Pharmaceutical promotion continues to have a strong impact on physician prescribing decisions, though most of the effect is on the switching of brands rather than an increase in drugs prescribed, according to newly released data.
ImpactRx, a Mount Laurel, N.J.-based firm that collects drug marketing and prescribing data from a network of 2,859 "high-prescribing" physicians--about two-thirds of whom are in primary care--presented the results at a June 20 conference on the impact of pharmaceutical promotion on physician treatment decisions and released the presentation to the general public today.
According to the research, pharmaceutical companies continue to augment their sales forces even though ImpactRx calls access to physicians a "zero-sum game."
The U.S. pharmaceutical sales force numbered 90,000 at the end of 2002--a 20% increase since 2001, according to Prudential Securities and the Scott-Levin research subsidiary of Quintiles Transnational Corp. This army of sales representatives provided just short of 1 million details to U.S. primary care physicians during the 12 months ended May 2003, ImpactRx estimates, though that represents a decline of about 10% from the previous year.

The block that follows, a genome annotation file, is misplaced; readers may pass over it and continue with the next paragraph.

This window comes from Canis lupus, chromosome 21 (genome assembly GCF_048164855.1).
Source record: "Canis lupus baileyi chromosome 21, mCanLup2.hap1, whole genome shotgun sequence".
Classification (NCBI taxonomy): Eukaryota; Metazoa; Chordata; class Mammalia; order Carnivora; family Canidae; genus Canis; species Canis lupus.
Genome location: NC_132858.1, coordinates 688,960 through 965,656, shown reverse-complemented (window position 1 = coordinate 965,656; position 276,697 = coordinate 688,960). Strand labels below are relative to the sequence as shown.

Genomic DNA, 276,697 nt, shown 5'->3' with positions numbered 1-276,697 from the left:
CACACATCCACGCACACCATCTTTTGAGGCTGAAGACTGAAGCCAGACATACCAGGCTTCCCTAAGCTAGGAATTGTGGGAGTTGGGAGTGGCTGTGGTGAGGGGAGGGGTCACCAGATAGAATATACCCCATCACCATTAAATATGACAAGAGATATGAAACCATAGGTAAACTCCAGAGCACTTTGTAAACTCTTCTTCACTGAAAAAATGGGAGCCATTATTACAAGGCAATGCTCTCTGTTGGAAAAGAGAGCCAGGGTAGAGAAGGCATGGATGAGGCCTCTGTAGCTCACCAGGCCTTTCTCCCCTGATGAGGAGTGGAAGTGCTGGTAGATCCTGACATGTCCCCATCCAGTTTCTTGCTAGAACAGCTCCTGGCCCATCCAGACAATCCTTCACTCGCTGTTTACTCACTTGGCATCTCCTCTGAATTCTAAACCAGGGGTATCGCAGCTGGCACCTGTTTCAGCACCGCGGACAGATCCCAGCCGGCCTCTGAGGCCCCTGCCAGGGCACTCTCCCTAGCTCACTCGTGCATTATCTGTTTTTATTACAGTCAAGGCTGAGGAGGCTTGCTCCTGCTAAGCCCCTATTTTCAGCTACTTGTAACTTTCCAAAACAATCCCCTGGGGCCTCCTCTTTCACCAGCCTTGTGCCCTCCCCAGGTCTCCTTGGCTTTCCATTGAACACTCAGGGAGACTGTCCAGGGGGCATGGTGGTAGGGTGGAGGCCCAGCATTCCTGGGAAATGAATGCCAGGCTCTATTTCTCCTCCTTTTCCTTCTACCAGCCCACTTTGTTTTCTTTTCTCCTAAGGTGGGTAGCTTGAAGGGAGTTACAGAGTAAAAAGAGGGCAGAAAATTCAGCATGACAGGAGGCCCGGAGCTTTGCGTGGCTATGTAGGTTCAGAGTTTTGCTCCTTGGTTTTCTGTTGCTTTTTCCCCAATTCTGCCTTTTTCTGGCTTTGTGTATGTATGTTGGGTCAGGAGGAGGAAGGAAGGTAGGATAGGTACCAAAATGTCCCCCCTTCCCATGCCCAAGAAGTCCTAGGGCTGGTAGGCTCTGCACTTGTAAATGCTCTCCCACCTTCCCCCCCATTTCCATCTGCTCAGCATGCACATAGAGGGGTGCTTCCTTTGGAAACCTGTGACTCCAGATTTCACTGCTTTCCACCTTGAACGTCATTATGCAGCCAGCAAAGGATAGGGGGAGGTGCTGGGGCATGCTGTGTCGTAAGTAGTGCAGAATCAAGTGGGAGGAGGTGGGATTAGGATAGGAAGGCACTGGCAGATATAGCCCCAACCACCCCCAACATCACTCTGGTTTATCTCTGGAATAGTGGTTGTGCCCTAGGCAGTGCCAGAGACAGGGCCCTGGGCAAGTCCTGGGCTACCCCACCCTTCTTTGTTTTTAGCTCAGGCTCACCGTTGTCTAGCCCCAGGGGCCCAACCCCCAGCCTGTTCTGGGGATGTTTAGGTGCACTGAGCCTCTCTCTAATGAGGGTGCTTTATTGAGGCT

Prudential Securities, which co-hosted the conference with ImpactRx, estimates that the pharmaceutical industry spends $30 billion, or 24% of its overall budget, on promotion. This compares to just 21% on research and development.
Still, sales reps get in to meet with physicians less than 60% of the time they visit medical offices, according to ImpactRx. The researchers thus say drug companies should pay more attention to increasing the efficiency of their reps.
The data, which includes highly coveted information on the diagnosis linked to each prescription, suggests that sales reps are quite effective when they do reach physicians.
Thanks to a detailing blitz by Forest Laboratories when it launched the antidepressant Lexapro last September, the drug became the most prescribed drug in its class within two months by both primary care physicians and psychiatrists. By May 2003, nearly one-third of all new patients of the physicians in the ImpactRx survey pool started on either a Lexapro prescription or sample.
Bextra, a Cox-II inhibitor from Pfizer, posted gains in market share of new prescriptions dispensed for eight months following its launch in January 2002, ImpactRx finds, but growth in intended total prescriptions leveled off after just six months. ImpactRx calls the intended number of prescriptions a "leading indicator" of the percent of market share a drug will capture.